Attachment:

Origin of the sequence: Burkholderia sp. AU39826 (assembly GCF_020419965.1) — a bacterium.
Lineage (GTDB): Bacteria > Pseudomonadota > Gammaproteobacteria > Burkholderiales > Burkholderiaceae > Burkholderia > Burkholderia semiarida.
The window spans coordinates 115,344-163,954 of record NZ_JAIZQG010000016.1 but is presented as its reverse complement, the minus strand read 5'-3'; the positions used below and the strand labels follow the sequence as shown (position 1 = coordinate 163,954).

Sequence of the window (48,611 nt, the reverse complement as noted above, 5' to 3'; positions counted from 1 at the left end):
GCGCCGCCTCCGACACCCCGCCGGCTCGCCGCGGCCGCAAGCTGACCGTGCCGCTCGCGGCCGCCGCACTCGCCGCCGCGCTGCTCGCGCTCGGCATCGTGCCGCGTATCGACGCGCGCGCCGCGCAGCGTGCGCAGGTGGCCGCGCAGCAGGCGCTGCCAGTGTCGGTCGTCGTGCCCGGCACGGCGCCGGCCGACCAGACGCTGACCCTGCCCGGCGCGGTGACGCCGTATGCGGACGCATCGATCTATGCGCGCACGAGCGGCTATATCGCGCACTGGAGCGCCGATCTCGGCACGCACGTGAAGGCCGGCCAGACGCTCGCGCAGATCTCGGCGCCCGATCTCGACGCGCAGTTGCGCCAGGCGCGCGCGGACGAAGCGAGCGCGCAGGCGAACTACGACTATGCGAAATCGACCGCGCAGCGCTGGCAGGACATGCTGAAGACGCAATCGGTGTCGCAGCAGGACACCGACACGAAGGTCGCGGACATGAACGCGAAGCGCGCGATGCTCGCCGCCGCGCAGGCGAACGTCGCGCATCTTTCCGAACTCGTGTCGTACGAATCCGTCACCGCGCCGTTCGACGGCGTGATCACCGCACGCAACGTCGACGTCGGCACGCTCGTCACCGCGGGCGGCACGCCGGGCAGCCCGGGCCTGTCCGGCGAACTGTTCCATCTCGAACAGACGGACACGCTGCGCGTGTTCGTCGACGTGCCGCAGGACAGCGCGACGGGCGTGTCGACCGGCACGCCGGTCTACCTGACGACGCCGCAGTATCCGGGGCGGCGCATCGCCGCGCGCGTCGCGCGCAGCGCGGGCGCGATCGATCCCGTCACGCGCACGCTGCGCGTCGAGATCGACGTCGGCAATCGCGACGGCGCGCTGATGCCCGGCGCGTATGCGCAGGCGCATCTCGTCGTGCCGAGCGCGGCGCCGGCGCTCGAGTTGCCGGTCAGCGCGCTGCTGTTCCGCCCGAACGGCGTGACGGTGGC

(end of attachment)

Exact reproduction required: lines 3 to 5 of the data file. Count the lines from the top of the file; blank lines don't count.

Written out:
The window spans coordinates 115,344-163,954 of record NZ_JAIZQG010000016.1 but is presented as its reverse complement, the minus strand read 5'-3'; the positions used below and the strand labels follow the sequence as shown (position 1 = coordinate 163,954).

Sequence of the window (48,611 nt, the reverse complement as noted above, 5' to 3'; positions counted from 1 at the left end):
GCGCCGCCTCCGACACCCCGCCGGCTCGCCGCGGCCGCAAGCTGACCGTGCCGCTCGCGGCCGCCGCACTCGCCGCCGCGCTGCTCGCGCTCGGCATCGTGCCGCGTATCGACGCGCGCGCCGCGCAGCGTGCGCAGGTGGCCGCGCAGCAGGCGCTGCCAGTGTCGGTCGTCGTGCCCGGCACGGCGCCGGCCGACCAGACGCTGACCCTGCCCGGCGCGGTGACGCCGTATGCGGACGCATCGATCTATGCGCGCACGAGCGGCTATATCGCGCACTGGAGCGCCGATCTCGGCACGCACGTGAAGGCCGGCCAGACGCTCGCGCAGATCTCGGCGCCCGATCTCGACGCGCAGTTGCGCCAGGCGCGCGCGGACGAAGCGAGCGCGCAGGCGAACTACGACTATGCGAAATCGACCGCGCAGCGCTGGCAGGACATGCTGAAGACGCAATCGGTGTCGCAGCAGGACACCGACACGAAGGTCGCGGACATGAACGCGAAGCGCGCGATGCTCGCCGCCGCGCAGGCGAACGTCGCGCATCTTTCCGAACTCGTGTCGTACGAATCCGTCACCGCGCCGTTCGACGGCGTGATCACCGCACGCAACGTCGACGTCGGCACGCTCGTCACCGCGGGCGGCACGCCGGGCAGCCCGGGCCTGTCCGGCGAACTGTTCCATCTCGAACAGACGGACACGCTGCGCGTGTTCGTCGACGTGCCGCAGGACAGCGCGACGGGCGTGTCGACCGGCACGCCGGTCTACCTGACGACGCCGCAGTATCCGGGGCGGCGCATCGCCGCGCGCGTCGCGCGCAGCGCGGGCGCGATCGATCCCGTCACGCGCACGCTGCGCGTCGAGATCGACGTCGGCAATCGCGACGGCGCGCTGATGCCCGGCGCGTATGCGCAGGCGCATCTCGTCGTGCCGAGCGCGGCGCCGGCGCTCGAGTTGCCGGTCAGCGCGCTGCTGTTCCGCCCGAACGGCGTGACGGTGGC